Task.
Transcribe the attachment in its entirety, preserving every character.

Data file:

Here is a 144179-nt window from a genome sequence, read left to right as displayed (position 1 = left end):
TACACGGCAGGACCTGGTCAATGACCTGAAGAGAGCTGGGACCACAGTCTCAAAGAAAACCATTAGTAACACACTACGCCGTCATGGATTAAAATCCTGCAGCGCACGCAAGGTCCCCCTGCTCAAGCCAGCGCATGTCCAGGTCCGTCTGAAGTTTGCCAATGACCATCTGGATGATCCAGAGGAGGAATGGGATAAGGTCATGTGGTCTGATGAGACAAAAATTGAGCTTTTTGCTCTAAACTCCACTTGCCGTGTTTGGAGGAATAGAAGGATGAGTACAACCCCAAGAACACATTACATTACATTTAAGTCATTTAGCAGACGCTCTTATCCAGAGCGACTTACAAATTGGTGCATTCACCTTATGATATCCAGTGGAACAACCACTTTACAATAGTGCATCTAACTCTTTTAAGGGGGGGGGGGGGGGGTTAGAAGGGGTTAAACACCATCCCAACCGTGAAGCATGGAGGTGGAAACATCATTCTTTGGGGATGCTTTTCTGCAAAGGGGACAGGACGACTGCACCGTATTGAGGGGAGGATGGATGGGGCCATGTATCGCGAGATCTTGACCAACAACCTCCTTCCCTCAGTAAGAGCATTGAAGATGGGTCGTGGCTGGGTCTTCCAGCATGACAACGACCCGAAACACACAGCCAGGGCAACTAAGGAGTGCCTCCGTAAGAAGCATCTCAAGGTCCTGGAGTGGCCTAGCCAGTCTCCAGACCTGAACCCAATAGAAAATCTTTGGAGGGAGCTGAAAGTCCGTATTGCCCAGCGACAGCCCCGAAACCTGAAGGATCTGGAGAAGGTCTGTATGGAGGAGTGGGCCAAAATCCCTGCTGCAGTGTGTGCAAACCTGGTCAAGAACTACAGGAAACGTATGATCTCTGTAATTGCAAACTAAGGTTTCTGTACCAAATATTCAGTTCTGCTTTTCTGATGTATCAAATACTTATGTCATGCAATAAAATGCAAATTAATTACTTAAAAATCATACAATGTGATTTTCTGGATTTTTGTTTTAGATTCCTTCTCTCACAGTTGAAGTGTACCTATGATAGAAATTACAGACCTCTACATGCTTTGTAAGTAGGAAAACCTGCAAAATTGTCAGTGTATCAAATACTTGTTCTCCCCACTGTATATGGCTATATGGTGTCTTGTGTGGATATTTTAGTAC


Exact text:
Here is a 144179-nt window from a genome sequence, read left to right as displayed (position 1 = left end):
TACACGGCAGGACCTGGTCAATGACCTGAAGAGAGCTGGGACCACAGTCTCAAAGAAAACCATTAGTAACACACTACGCCGTCATGGATTAAAATCCTGCAGCGCACGCAAGGTCCCCCTGCTCAAGCCAGCGCATGTCCAGGTCCGTCTGAAGTTTGCCAATGACCATCTGGATGATCCAGAGGAGGAATGGGATAAGGTCATGTGGTCTGATGAGACAAAAATTGAGCTTTTTGCTCTAAACTCCACTTGCCGTGTTTGGAGGAATAGAAGGATGAGTACAACCCCAAGAACACATTACATTACATTTAAGTCATTTAGCAGACGCTCTTATCCAGAGCGACTTACAAATTGGTGCATTCACCTTATGATATCCAGTGGAACAACCACTTTACAATAGTGCATCTAACTCTTTTAAGGGGGGGGGGGGGGGGTTAGAAGGGGTTAAACACCATCCCAACCGTGAAGCATGGAGGTGGAAACATCATTCTTTGGGGATGCTTTTCTGCAAAGGGGACAGGACGACTGCACCGTATTGAGGGGAGGATGGATGGGGCCATGTATCGCGAGATCTTGACCAACAACCTCCTTCCCTCAGTAAGAGCATTGAAGATGGGTCGTGGCTGGGTCTTCCAGCATGACAACGACCCGAAACACACAGCCAGGGCAACTAAGGAGTGCCTCCGTAAGAAGCATCTCAAGGTCCTGGAGTGGCCTAGCCAGTCTCCAGACCTGAACCCAATAGAAAATCTTTGGAGGGAGCTGAAAGTCCGTATTGCCCAGCGACAGCCCCGAAACCTGAAGGATCTGGAGAAGGTCTGTATGGAGGAGTGGGCCAAAATCCCTGCTGCAGTGTGTGCAAACCTGGTCAAGAACTACAGGAAACGTATGATCTCTGTAATTGCAAACTAAGGTTTCTGTACCAAATATTCAGTTCTGCTTTTCTGATGTATCAAATACTTATGTCATGCAATAAAATGCAAATTAATTACTTAAAAATCATACAATGTGATTTTCTGGATTTTTGTTTTAGATTCCTTCTCTCACAGTTGAAGTGTACCTATGATAGAAATTACAGACCTCTACATGCTTTGTAAGTAGGAAAACCTGCAAAATTGTCAGTGTATCAAATACTTGTTCTCCCCACTGTATATGGCTATATGGTGTCTTGTGTGGATATTTTAGTAC